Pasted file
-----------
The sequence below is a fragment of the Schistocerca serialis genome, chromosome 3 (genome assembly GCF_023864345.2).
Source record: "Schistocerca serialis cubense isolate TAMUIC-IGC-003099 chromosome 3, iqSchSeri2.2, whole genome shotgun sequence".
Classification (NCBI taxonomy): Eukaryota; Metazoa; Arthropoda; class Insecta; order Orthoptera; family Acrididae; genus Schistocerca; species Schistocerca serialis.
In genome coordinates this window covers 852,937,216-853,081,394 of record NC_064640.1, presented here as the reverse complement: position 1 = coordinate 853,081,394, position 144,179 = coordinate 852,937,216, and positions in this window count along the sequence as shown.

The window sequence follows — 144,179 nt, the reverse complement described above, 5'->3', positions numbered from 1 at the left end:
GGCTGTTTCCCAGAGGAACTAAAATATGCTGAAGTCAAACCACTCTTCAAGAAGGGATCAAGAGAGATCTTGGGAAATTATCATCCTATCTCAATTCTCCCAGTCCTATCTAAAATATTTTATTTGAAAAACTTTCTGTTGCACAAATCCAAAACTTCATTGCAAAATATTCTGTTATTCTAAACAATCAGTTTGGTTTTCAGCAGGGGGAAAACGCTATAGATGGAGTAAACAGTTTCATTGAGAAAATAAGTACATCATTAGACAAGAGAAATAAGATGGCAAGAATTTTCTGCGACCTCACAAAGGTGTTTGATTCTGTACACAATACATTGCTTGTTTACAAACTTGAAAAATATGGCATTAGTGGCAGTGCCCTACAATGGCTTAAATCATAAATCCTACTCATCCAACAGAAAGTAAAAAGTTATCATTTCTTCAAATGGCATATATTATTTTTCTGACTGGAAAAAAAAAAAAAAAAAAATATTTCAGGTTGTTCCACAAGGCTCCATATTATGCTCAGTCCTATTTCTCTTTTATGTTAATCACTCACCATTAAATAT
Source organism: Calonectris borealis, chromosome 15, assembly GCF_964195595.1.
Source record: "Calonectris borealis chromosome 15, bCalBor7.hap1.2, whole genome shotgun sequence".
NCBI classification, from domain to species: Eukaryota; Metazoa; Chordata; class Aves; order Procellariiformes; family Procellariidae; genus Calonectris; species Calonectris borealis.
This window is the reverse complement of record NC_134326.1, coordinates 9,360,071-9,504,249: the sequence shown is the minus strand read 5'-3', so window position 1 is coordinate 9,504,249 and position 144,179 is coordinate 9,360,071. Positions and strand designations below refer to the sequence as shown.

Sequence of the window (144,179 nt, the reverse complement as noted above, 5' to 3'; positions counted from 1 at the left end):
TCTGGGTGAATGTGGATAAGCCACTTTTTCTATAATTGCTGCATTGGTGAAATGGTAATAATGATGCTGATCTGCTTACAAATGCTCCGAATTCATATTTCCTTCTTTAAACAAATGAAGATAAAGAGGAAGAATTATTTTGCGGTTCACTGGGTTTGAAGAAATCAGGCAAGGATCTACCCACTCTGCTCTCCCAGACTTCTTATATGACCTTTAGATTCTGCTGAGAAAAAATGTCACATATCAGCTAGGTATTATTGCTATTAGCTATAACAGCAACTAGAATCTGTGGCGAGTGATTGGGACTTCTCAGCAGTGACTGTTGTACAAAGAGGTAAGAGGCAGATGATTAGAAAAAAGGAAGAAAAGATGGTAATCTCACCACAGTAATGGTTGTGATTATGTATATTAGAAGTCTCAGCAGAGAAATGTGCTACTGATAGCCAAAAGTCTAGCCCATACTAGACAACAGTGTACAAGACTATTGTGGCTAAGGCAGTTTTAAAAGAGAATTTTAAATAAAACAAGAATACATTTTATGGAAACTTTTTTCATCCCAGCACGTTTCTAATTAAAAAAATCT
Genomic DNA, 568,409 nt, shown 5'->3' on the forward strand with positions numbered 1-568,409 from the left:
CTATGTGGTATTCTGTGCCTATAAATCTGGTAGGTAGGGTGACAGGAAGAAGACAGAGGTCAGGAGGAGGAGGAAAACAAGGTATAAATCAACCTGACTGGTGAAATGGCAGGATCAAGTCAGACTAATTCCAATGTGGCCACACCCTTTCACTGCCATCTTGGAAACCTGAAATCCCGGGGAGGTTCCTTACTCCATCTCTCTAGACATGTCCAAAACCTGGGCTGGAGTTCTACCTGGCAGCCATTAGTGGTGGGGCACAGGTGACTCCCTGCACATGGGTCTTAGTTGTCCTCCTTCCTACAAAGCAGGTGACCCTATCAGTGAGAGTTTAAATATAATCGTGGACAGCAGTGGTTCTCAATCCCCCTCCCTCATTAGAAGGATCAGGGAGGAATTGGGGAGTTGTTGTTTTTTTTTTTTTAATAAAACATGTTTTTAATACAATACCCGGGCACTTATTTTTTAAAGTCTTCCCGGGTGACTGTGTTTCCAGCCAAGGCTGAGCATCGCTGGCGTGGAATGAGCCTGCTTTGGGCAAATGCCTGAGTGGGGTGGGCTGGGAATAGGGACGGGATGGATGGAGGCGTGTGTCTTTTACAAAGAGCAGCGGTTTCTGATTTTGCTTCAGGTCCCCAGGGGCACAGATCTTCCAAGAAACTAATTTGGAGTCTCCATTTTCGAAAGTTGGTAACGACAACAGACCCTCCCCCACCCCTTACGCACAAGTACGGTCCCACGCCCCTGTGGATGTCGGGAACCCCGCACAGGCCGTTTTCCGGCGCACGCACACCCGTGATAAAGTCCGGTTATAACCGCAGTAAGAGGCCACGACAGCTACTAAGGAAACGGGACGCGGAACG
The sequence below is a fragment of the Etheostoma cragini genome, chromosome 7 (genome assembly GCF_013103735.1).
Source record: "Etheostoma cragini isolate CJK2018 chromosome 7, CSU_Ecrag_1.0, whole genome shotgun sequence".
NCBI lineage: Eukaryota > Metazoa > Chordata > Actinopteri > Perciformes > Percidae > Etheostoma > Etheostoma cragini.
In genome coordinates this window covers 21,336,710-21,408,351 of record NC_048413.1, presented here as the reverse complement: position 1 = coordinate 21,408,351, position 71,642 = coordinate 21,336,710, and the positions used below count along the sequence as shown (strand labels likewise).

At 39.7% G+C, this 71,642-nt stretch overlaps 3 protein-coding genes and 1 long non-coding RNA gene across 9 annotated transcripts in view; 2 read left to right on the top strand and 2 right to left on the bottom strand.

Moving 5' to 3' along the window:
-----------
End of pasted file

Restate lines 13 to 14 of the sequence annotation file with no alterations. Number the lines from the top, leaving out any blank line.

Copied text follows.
Genomic DNA, 568,409 nt, shown 5'->3' on the forward strand with positions numbered 1-568,409 from the left:
CTATGTGGTATTCTGTGCCTATAAATCTGGTAGGTAGGGTGACAGGAAGAAGACAGAGGTCAGGAGGAGGAGGAAAACAAGGTATAAATCAACCTGACTGGTGAAATGGCAGGATCAAGTCAGACTAATTCCAATGTGGCCACACCCTTTCACTGCCATCTTGGAAACCTGAAATCCCGGGGAGGTTCCTTACTCCATCTCTCTAGACATGTCCAAAACCTGGGCTGGAGTTCTACCTGGCAGCCATTAGTGGTGGGGCACAGGTGACTCCCTGCACATGGGTCTTAGTTGTCCTCCTTCCTACAAAGCAGGTGACCCTATCAGTGAGAGTTTAAATATAATCGTGGACAGCAGTGGTTCTCAATCCCCCTCCCTCATTAGAAGGATCAGGGAGGAATTGGGGAGTTGTTGTTTTTTTTTTTTTAATAAAACATGTTTTTAATACAATACCCGGGCACTTATTTTTTAAAGTCTTCCCGGGTGACTGTGTTTCCAGCCAAGGCTGAGCATCGCTGGCGTGGAATGAGCCTGCTTTGGGCAAATGCCTGAGTGGGGTGGGCTGGGAATAGGGACGGGATGGATGGAGGCGTGTGTCTTTTACAAAGAGCAGCGGTTTCTGATTTTGCTTCAGGTCCCCAGGGGCACAGATCTTCCAAGAAACTAATTTGGAGTCTCCATTTTCGAAAGTTGGTAACGACAACAGACCCTCCCCCACCCCTTACGCACAAGTACGGTCCCACGCCCCTGTGGATGTCGGGAACCCCGCACAGGCCGTTTTCCGGCGCACGCACACCCGTGATAAAGTCCGGTTATAACCGCAGTAAGAGGCCACGACAGCTACTAAGGAAACGGGACGCGGAACG